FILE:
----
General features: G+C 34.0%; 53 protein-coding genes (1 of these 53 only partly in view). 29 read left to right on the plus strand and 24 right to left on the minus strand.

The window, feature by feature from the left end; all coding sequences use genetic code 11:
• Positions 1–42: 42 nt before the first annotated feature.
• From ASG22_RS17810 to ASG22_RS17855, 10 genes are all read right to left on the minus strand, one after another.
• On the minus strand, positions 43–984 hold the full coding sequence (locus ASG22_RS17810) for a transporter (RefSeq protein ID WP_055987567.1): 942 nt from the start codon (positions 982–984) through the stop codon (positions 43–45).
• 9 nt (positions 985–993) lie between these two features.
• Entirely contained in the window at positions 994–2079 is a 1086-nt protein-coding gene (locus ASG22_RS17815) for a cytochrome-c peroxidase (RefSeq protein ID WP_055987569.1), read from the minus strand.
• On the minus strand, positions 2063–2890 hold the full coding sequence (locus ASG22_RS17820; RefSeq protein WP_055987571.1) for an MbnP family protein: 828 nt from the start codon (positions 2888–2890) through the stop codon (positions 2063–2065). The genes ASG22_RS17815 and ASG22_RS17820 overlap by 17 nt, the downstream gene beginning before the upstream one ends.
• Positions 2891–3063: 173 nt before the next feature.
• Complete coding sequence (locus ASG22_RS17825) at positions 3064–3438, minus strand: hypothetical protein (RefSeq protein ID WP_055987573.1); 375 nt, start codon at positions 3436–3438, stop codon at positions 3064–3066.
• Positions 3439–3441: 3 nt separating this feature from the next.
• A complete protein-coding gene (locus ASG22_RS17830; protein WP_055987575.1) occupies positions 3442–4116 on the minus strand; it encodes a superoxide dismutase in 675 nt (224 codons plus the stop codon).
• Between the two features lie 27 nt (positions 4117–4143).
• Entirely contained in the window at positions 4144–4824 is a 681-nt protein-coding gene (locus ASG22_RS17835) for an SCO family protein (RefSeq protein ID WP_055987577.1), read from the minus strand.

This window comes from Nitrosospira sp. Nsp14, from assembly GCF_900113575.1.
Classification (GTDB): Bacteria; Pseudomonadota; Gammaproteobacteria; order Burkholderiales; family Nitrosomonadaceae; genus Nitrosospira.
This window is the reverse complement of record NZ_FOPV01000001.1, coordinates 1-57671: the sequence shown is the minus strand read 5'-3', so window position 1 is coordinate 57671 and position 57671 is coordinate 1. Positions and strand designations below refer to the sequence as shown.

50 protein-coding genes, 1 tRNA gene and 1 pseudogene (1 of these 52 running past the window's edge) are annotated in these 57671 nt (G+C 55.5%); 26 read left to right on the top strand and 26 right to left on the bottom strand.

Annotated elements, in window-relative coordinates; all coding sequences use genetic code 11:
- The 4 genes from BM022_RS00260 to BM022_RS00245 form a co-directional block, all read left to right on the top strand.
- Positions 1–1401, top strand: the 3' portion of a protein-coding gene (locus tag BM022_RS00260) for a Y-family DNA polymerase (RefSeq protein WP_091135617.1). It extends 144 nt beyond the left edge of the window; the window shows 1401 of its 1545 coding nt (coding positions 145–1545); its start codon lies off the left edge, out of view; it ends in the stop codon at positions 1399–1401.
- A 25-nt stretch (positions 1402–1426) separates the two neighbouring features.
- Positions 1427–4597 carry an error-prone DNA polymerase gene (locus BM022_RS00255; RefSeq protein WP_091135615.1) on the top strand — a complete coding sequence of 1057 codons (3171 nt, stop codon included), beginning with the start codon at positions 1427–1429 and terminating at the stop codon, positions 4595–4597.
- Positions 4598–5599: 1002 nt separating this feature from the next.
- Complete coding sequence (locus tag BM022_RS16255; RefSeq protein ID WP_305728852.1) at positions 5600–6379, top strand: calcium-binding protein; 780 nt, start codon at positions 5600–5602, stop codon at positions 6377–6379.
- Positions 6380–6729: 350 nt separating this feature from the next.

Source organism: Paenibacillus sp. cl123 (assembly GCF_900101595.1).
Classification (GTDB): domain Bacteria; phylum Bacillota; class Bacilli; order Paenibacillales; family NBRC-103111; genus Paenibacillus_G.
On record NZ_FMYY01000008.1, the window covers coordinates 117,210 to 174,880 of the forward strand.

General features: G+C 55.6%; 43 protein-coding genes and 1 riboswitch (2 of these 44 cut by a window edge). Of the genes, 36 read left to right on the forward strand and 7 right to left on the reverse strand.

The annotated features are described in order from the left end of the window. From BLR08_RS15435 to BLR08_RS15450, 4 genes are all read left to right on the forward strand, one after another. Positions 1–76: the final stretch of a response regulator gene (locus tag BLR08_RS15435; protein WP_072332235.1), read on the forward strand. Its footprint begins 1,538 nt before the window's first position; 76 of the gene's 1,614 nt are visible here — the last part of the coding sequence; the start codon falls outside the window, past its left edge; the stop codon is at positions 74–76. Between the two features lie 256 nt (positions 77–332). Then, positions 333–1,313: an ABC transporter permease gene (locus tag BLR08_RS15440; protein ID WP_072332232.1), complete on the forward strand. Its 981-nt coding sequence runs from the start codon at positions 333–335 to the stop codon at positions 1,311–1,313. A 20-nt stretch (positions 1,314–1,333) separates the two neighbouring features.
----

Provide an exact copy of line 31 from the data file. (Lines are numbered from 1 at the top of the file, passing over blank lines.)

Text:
The annotated features are described in order from the left end of the window. From BLR08_RS15435 to BLR08_RS15450, 4 genes are all read left to right on the forward strand, one after another. Positions 1–76: the final stretch of a response regulator gene (locus tag BLR08_RS15435; protein WP_072332235.1), read on the forward strand. Its footprint begins 1,538 nt before the window's first position; 76 of the gene's 1,614 nt are visible here — the last part of the coding sequence; the start codon falls outside the window, past its left edge; the stop codon is at positions 74–76. Between the two features lie 256 nt (positions 77–332). Then, positions 333–1,313: an ABC transporter permease gene (locus tag BLR08_RS15440; protein ID WP_072332232.1), complete on the forward strand. Its 981-nt coding sequence runs from the start codon at positions 333–335 to the stop codon at positions 1,311–1,313. A 20-nt stretch (positions 1,314–1,333) separates the two neighbouring features.